Foods high in saturated fat, sugars, or sodium will now receive call outs on food packaging labels in Canada. The front-of-package nutrition symbol is black and white in color, has a magnifying glass, and highlights what the food is high in . . . sodium, sugars, saturated fat, or any combination of these. While the regulation went into effect on July 20, 2022, the food sector has until January 1, 2026, to fully implement the change.

According to the government of Canada, this shift in food labeling took place to call out food components that may contribute to diseases such as stroke, obesity, heart disease, type 2 diabetes, high blood pressure, and some types of cancers.

Foods that require the new front-of-package nutrition label include packaged items that contribute over 15% of the daily recommended allowance of sodium, sugars, or saturated fat. In many cases, dairy products can trip one of the triggers. However, the Canadian government offered up exemptions for several dairy products. These include:

• Milk and cream sold in refillable glass containers.

• Certain dairy products, such as plain milk, plain yogurt, and cheese because these products are important sources of calcium that is needed to promote bone health and reduce the risk of osteoporosis.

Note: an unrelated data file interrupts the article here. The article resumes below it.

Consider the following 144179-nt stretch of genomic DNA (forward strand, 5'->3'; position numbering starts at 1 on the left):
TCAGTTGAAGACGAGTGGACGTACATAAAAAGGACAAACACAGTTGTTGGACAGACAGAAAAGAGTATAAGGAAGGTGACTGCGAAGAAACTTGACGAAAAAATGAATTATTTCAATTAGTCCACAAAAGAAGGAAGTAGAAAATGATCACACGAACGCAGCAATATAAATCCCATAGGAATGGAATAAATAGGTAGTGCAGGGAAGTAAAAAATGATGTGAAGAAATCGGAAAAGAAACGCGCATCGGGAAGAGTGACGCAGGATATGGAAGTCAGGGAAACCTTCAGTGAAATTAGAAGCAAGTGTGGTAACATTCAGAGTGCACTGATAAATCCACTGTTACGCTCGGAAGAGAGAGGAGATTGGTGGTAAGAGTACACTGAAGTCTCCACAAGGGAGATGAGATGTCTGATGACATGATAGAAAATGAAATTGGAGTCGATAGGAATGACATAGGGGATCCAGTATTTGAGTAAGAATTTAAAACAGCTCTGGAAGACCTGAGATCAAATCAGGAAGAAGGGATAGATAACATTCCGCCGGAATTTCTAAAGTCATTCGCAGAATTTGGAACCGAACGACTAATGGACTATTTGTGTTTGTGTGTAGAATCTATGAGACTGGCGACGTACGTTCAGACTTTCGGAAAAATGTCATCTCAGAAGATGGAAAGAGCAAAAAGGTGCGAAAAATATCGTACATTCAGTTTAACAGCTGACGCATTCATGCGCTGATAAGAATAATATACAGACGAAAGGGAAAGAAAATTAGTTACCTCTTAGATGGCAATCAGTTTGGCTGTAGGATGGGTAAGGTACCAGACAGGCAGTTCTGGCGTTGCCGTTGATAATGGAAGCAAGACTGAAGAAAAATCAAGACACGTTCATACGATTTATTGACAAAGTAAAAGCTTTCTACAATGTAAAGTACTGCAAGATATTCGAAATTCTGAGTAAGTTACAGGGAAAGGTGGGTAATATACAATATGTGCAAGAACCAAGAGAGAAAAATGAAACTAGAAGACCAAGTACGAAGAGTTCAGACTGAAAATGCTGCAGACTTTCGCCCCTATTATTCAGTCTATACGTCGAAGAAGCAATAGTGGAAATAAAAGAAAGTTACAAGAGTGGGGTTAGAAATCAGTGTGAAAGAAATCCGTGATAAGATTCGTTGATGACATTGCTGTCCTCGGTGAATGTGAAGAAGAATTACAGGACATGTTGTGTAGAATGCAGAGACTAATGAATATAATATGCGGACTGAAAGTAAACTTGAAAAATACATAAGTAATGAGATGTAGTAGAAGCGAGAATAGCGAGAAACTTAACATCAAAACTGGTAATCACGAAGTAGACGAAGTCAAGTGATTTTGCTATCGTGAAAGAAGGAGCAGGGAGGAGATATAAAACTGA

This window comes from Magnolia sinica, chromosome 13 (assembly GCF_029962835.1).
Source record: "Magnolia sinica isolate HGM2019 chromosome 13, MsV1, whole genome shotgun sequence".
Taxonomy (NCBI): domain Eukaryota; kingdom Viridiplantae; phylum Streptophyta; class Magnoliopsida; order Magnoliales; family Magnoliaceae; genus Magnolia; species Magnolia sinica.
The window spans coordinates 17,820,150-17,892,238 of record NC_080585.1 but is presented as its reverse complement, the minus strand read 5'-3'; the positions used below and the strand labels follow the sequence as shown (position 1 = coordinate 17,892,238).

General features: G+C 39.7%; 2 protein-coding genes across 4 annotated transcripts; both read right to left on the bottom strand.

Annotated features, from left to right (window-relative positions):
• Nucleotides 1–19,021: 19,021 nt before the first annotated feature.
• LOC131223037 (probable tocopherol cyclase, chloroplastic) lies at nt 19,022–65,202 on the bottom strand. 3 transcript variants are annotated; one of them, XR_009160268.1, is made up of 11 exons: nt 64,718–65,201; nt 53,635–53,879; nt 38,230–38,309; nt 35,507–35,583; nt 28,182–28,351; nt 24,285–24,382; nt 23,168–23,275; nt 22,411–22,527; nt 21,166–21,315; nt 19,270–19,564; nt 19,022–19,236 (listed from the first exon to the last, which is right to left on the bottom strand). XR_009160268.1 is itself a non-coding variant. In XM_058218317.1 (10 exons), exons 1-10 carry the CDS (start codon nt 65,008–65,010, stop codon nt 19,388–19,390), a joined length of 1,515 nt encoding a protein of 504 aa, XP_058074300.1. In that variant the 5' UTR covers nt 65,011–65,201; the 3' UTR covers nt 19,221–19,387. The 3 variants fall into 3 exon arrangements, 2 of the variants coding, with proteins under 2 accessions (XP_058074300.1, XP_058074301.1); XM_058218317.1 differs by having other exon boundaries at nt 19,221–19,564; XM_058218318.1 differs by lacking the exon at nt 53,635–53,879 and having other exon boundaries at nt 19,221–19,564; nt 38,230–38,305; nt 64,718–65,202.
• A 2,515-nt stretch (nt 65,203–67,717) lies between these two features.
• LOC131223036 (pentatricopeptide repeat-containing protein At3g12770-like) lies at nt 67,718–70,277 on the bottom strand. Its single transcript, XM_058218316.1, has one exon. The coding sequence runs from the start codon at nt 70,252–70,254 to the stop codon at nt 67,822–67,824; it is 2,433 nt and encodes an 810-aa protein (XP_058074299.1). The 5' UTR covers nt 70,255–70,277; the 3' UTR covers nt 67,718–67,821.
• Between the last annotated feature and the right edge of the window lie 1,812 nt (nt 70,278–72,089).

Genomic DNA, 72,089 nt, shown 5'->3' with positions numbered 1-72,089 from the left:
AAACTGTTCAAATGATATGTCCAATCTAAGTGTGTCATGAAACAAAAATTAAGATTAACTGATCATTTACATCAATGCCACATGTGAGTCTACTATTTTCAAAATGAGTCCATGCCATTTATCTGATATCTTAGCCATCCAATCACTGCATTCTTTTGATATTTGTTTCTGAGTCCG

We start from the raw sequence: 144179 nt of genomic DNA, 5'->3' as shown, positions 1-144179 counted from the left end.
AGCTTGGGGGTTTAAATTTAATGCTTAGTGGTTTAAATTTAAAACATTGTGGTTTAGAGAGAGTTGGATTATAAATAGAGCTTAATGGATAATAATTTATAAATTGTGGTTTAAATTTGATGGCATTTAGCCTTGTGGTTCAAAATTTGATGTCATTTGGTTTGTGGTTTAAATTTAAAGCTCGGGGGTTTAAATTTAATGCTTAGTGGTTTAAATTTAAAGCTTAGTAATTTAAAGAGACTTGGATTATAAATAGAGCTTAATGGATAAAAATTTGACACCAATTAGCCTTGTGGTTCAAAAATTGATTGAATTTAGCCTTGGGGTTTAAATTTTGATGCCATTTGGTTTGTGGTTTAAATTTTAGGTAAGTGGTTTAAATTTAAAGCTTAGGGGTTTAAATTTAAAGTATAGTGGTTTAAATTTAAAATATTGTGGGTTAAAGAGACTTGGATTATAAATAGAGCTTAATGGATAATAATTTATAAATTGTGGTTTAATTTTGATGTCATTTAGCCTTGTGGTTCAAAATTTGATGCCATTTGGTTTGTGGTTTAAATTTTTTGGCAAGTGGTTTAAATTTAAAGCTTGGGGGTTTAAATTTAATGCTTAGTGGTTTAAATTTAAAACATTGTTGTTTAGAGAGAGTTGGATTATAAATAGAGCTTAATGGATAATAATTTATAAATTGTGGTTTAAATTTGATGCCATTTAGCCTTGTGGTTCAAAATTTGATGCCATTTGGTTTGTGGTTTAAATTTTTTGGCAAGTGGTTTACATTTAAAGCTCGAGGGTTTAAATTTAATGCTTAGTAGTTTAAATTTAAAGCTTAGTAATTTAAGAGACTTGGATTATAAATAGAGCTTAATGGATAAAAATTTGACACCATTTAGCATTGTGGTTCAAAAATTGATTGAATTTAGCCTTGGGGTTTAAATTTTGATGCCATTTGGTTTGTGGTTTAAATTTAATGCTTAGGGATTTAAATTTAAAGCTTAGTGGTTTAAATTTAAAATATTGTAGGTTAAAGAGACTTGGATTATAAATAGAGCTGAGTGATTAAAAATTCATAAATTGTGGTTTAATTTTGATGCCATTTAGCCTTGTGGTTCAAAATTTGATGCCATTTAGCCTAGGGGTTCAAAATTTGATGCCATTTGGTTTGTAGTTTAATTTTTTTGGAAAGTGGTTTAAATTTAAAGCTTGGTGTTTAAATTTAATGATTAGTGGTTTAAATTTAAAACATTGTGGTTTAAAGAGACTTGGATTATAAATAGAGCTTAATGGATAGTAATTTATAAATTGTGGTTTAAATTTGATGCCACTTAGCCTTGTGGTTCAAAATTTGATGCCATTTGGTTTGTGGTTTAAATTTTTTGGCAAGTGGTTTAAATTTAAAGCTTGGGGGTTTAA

• Butter, sugar, and salt.

While these are some of the exemptions offered up by the government of Canada, there are other food labeling asterisks. Included in that group is pizza and frozen lasagna. That’s if the pizza pie or lasagna weigh over 200 grams and contain less than 30% of daily recommended allowance of saturated fat, salt, or sugar. These higher thresholds came about because these entrees would be considered a main dish.

Time will tell how these new labeling standards play out. If the traditional pathway of government regulations occurs . . . some exemptions may sunset one day. If that actually happens, dairy could be in the crosshairs for a front-of-package labeling call out.

Again, time will tell.

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(c) Hoard's Dairyman Intel 2022
August 1, 2022
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